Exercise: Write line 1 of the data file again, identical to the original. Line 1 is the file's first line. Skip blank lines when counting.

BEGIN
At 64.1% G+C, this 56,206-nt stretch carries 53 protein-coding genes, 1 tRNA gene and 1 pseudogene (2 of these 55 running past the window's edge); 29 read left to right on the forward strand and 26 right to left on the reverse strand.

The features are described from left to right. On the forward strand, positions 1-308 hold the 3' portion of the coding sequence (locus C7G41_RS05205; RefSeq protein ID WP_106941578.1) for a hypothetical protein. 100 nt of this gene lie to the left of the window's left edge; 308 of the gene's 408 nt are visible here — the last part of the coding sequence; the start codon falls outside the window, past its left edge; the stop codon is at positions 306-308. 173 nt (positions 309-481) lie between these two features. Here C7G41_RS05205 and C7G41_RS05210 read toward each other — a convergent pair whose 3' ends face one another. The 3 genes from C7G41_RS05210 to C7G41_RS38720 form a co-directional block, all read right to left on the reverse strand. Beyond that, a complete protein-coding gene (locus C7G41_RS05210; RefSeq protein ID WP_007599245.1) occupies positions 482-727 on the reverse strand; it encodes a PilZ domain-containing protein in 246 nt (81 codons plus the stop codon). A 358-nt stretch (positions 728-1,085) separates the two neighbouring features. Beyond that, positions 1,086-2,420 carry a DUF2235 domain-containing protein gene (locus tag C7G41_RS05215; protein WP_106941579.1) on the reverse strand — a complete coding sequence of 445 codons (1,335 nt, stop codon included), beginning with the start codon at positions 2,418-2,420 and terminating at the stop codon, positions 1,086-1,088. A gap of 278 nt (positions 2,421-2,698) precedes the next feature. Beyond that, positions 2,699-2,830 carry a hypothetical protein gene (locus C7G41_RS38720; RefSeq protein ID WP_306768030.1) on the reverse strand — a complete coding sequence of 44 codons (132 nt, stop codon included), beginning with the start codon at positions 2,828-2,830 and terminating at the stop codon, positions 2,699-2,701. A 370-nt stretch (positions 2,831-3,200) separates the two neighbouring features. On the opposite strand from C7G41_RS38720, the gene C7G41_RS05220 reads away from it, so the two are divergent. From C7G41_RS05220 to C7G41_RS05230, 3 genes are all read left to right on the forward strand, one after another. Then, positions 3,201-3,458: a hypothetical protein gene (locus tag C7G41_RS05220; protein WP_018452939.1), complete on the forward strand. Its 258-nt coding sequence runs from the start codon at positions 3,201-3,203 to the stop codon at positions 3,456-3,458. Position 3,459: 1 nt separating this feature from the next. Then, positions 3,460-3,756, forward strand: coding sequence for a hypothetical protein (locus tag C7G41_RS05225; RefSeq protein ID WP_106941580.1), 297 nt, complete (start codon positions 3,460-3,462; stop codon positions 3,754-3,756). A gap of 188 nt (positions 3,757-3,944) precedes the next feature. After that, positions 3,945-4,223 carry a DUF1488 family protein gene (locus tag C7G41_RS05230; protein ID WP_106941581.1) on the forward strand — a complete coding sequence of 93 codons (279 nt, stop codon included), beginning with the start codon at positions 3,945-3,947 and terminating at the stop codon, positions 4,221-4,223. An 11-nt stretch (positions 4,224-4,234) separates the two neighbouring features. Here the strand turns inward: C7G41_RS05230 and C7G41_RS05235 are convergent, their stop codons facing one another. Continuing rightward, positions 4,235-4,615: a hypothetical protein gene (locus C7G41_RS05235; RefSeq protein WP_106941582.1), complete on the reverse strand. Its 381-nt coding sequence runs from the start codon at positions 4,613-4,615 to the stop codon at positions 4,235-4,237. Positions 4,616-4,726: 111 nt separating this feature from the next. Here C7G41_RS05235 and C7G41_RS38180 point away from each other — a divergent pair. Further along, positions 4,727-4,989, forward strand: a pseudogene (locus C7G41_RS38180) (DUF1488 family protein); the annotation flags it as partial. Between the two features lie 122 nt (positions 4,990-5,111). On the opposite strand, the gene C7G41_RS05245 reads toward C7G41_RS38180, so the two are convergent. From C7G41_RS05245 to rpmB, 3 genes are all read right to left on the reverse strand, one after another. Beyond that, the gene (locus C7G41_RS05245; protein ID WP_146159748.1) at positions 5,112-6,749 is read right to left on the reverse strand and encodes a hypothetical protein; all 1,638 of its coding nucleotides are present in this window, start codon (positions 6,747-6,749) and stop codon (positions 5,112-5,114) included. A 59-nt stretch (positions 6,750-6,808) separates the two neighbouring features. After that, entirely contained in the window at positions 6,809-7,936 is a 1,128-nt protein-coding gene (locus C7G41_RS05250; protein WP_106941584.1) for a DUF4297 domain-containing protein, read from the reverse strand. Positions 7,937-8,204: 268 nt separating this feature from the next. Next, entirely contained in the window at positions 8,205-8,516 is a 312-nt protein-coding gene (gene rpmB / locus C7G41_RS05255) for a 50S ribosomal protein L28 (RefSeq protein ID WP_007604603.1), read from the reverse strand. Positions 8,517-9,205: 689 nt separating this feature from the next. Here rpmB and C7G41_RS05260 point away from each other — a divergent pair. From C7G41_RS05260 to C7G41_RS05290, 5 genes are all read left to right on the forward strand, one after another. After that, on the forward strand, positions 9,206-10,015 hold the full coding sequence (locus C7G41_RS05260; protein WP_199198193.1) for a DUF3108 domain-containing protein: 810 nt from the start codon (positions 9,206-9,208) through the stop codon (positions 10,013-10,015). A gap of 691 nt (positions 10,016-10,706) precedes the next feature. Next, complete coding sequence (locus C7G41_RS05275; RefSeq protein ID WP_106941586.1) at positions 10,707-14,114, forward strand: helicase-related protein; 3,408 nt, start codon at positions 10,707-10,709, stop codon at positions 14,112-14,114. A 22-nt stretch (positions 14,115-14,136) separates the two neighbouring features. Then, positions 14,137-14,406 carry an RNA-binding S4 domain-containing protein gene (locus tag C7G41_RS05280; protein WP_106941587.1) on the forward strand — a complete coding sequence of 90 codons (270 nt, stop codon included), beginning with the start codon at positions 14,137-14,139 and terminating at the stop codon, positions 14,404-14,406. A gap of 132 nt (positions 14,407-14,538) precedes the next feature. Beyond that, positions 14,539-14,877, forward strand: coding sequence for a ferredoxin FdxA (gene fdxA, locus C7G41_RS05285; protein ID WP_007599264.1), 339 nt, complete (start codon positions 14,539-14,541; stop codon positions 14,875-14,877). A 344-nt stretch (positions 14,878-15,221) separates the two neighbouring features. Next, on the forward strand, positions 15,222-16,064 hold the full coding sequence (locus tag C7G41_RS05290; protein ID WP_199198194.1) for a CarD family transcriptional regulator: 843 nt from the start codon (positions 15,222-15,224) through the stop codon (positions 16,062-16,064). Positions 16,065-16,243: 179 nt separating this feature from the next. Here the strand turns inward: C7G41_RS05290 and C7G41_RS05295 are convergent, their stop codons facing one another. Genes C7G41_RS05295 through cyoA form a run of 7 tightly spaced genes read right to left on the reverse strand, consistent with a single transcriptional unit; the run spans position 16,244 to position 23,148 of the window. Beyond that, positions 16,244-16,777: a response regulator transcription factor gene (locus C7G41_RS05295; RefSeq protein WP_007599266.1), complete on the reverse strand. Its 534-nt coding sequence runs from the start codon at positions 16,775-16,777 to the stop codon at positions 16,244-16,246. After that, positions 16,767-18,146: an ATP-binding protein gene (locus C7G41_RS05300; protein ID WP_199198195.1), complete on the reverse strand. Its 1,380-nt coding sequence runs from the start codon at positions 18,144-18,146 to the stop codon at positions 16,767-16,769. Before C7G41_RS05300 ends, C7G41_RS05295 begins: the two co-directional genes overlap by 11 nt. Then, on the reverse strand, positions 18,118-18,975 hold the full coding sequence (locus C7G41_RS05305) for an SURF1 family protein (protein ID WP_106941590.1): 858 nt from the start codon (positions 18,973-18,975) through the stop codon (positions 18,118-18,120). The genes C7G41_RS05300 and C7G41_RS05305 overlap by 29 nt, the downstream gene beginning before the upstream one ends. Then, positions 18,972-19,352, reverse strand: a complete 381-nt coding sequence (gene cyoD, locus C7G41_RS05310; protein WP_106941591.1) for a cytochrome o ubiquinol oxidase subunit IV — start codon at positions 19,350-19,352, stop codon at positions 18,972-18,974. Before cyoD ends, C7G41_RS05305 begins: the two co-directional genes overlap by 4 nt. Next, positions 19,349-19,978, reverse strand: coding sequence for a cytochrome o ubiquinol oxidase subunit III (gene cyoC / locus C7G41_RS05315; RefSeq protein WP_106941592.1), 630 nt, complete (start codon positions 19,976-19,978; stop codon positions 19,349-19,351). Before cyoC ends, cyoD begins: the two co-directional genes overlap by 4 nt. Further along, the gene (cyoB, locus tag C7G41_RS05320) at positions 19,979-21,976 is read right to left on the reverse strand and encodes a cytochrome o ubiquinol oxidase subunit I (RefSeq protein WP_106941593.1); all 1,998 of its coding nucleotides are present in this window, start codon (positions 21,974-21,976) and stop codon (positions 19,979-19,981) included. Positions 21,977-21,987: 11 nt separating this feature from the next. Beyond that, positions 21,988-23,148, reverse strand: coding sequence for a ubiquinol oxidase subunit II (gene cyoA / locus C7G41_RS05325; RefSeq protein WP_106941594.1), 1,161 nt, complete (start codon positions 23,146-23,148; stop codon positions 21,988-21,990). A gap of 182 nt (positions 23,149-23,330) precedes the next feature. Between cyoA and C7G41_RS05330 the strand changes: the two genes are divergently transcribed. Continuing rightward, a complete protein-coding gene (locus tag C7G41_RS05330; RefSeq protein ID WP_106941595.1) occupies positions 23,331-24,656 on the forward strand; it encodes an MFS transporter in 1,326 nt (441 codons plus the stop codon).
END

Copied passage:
At 64.1% G+C, this 56,206-nt stretch carries 53 protein-coding genes, 1 tRNA gene and 1 pseudogene (2 of these 55 running past the window's edge); 29 read left to right on the forward strand and 26 right to left on the reverse strand.